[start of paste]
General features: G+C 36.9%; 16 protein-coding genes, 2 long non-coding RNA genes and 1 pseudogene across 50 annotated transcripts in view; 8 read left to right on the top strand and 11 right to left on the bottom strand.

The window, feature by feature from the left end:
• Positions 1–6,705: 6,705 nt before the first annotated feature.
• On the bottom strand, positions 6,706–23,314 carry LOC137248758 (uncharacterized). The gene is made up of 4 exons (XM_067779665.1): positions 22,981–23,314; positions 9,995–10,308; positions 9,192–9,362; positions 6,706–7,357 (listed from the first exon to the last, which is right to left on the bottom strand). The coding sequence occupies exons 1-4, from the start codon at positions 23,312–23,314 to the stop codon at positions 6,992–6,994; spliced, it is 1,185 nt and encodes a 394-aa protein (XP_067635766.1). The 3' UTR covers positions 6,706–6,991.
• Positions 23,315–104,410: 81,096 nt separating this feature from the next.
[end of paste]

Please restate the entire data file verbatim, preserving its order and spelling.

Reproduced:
General features: G+C 36.9%; 16 protein-coding genes, 2 long non-coding RNA genes and 1 pseudogene across 50 annotated transcripts in view; 8 read left to right on the top strand and 11 right to left on the bottom strand.

The window, feature by feature from the left end:
• Positions 1–6,705: 6,705 nt before the first annotated feature.
• On the bottom strand, positions 6,706–23,314 carry LOC137248758 (uncharacterized). The gene is made up of 4 exons (XM_067779665.1): positions 22,981–23,314; positions 9,995–10,308; positions 9,192–9,362; positions 6,706–7,357 (listed from the first exon to the last, which is right to left on the bottom strand). The coding sequence occupies exons 1-4, from the start codon at positions 23,312–23,314 to the stop codon at positions 6,992–6,994; spliced, it is 1,185 nt and encodes a 394-aa protein (XP_067635766.1). The 3' UTR covers positions 6,706–6,991.
• Positions 23,315–104,410: 81,096 nt separating this feature from the next.